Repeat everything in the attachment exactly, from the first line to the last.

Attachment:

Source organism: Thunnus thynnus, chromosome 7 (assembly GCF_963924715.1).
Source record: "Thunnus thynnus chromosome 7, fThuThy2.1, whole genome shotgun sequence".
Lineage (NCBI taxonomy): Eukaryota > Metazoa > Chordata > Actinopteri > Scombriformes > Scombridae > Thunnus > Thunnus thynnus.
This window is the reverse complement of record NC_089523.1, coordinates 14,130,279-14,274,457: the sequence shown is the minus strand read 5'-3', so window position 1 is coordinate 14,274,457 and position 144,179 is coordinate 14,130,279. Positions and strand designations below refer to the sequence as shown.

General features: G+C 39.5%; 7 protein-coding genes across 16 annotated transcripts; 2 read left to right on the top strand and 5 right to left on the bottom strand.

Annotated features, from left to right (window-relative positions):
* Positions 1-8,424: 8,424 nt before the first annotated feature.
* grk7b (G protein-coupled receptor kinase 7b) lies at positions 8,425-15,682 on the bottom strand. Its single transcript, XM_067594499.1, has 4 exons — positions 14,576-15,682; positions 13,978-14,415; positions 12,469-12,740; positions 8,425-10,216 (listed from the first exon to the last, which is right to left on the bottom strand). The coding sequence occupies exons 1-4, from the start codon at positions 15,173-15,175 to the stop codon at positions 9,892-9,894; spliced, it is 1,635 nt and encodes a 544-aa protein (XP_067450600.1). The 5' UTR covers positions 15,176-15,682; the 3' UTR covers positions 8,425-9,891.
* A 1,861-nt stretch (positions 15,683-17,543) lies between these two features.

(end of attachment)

Source organism: Thunnus thynnus, chromosome 7 (assembly GCF_963924715.1).
Source record: "Thunnus thynnus chromosome 7, fThuThy2.1, whole genome shotgun sequence".
Lineage (NCBI taxonomy): Eukaryota > Metazoa > Chordata > Actinopteri > Scombriformes > Scombridae > Thunnus > Thunnus thynnus.
This window is the reverse complement of record NC_089523.1, coordinates 14,130,279-14,274,457: the sequence shown is the minus strand read 5'-3', so window position 1 is coordinate 14,274,457 and position 144,179 is coordinate 14,130,279. Positions and strand designations below refer to the sequence as shown.

General features: G+C 39.5%; 7 protein-coding genes across 16 annotated transcripts; 2 read left to right on the top strand and 5 right to left on the bottom strand.

Annotated features, from left to right (window-relative positions):
* Positions 1-8,424: 8,424 nt before the first annotated feature.
* grk7b (G protein-coupled receptor kinase 7b) lies at positions 8,425-15,682 on the bottom strand. Its single transcript, XM_067594499.1, has 4 exons — positions 14,576-15,682; positions 13,978-14,415; positions 12,469-12,740; positions 8,425-10,216 (listed from the first exon to the last, which is right to left on the bottom strand). The coding sequence occupies exons 1-4, from the start codon at positions 15,173-15,175 to the stop codon at positions 9,892-9,894; spliced, it is 1,635 nt and encodes a 544-aa protein (XP_067450600.1). The 5' UTR covers positions 15,176-15,682; the 3' UTR covers positions 8,425-9,891.
* A 1,861-nt stretch (positions 15,683-17,543) lies between these two features.